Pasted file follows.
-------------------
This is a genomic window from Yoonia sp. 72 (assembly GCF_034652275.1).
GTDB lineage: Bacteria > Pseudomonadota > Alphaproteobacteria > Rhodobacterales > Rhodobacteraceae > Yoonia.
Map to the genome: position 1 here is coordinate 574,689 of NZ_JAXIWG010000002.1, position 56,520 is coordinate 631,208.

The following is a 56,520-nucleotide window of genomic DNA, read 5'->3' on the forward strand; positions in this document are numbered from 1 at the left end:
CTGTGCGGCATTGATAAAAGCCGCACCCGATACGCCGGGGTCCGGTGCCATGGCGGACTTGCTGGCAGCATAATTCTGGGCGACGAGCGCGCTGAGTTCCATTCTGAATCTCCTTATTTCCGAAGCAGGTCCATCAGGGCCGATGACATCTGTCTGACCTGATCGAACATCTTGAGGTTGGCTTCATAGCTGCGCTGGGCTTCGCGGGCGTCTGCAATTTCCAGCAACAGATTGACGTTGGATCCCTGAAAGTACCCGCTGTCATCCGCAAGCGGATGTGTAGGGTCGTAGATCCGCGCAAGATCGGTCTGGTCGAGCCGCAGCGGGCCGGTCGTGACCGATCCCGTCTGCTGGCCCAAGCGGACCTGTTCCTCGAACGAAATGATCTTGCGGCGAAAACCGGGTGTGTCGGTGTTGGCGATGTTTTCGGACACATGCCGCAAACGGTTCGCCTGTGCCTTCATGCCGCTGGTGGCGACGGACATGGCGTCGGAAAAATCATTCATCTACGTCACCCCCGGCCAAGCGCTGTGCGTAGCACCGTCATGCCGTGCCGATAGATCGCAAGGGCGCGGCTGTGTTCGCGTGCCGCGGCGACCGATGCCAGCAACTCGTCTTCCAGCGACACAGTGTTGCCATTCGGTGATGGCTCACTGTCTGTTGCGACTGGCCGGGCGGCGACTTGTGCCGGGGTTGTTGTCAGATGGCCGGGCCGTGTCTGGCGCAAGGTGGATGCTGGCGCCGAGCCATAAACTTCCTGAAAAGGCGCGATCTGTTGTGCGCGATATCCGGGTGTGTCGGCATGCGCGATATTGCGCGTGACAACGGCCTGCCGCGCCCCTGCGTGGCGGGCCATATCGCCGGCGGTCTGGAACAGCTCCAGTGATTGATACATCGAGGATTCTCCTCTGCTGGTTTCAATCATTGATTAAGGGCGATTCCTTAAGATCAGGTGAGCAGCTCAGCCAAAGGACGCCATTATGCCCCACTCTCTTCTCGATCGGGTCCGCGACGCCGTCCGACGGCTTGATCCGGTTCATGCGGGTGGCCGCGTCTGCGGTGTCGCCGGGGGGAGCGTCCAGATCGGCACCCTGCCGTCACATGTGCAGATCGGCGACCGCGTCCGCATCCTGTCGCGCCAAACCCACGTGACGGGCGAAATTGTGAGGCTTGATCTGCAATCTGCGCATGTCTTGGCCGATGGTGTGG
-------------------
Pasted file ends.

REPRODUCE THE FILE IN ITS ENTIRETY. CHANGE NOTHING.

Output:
This is a genomic window from Yoonia sp. 72 (assembly GCF_034652275.1).
GTDB lineage: Bacteria > Pseudomonadota > Alphaproteobacteria > Rhodobacterales > Rhodobacteraceae > Yoonia.
Map to the genome: position 1 here is coordinate 574,689 of NZ_JAXIWG010000002.1, position 56,520 is coordinate 631,208.

The following is a 56,520-nucleotide window of genomic DNA, read 5'->3' on the forward strand; positions in this document are numbered from 1 at the left end:
CTGTGCGGCATTGATAAAAGCCGCACCCGATACGCCGGGGTCCGGTGCCATGGCGGACTTGCTGGCAGCATAATTCTGGGCGACGAGCGCGCTGAGTTCCATTCTGAATCTCCTTATTTCCGAAGCAGGTCCATCAGGGCCGATGACATCTGTCTGACCTGATCGAACATCTTGAGGTTGGCTTCATAGCTGCGCTGGGCTTCGCGGGCGTCTGCAATTTCCAGCAACAGATTGACGTTGGATCCCTGAAAGTACCCGCTGTCATCCGCAAGCGGATGTGTAGGGTCGTAGATCCGCGCAAGATCGGTCTGGTCGAGCCGCAGCGGGCCGGTCGTGACCGATCCCGTCTGCTGGCCCAAGCGGACCTGTTCCTCGAACGAAATGATCTTGCGGCGAAAACCGGGTGTGTCGGTGTTGGCGATGTTTTCGGACACATGCCGCAAACGGTTCGCCTGTGCCTTCATGCCGCTGGTGGCGACGGACATGGCGTCGGAAAAATCATTCATCTACGTCACCCCCGGCCAAGCGCTGTGCGTAGCACCGTCATGCCGTGCCGATAGATCGCAAGGGCGCGGCTGTGTTCGCGTGCCGCGGCGACCGATGCCAGCAACTCGTCTTCCAGCGACACAGTGTTGCCATTCGGTGATGGCTCACTGTCTGTTGCGACTGGCCGGGCGGCGACTTGTGCCGGGGTTGTTGTCAGATGGCCGGGCCGTGTCTGGCGCAAGGTGGATGCTGGCGCCGAGCCATAAACTTCCTGAAAAGGCGCGATCTGTTGTGCGCGATATCCGGGTGTGTCGGCATGCGCGATATTGCGCGTGACAACGGCCTGCCGCGCCCCTGCGTGGCGGGCCATATCGCCGGCGGTCTGGAACAGCTCCAGTGATTGATACATCGAGGATTCTCCTCTGCTGGTTTCAATCATTGATTAAGGGCGATTCCTTAAGATCAGGTGAGCAGCTCAGCCAAAGGACGCCATTATGCCCCACTCTCTTCTCGATCGGGTCCGCGACGCCGTCCGACGGCTTGATCCGGTTCATGCGGGTGGCCGCGTCTGCGGTGTCGCCGGGGGGAGCGTCCAGATCGGCACCCTGCCGTCACATGTGCAGATCGGCGACCGCGTCCGCATCCTGTCGCGCCAAACCCACGTGACGGGCGAAATTGTGAGGCTTGATCTGCAATCTGCGCATGTCTTGGCCGATGGTGTGG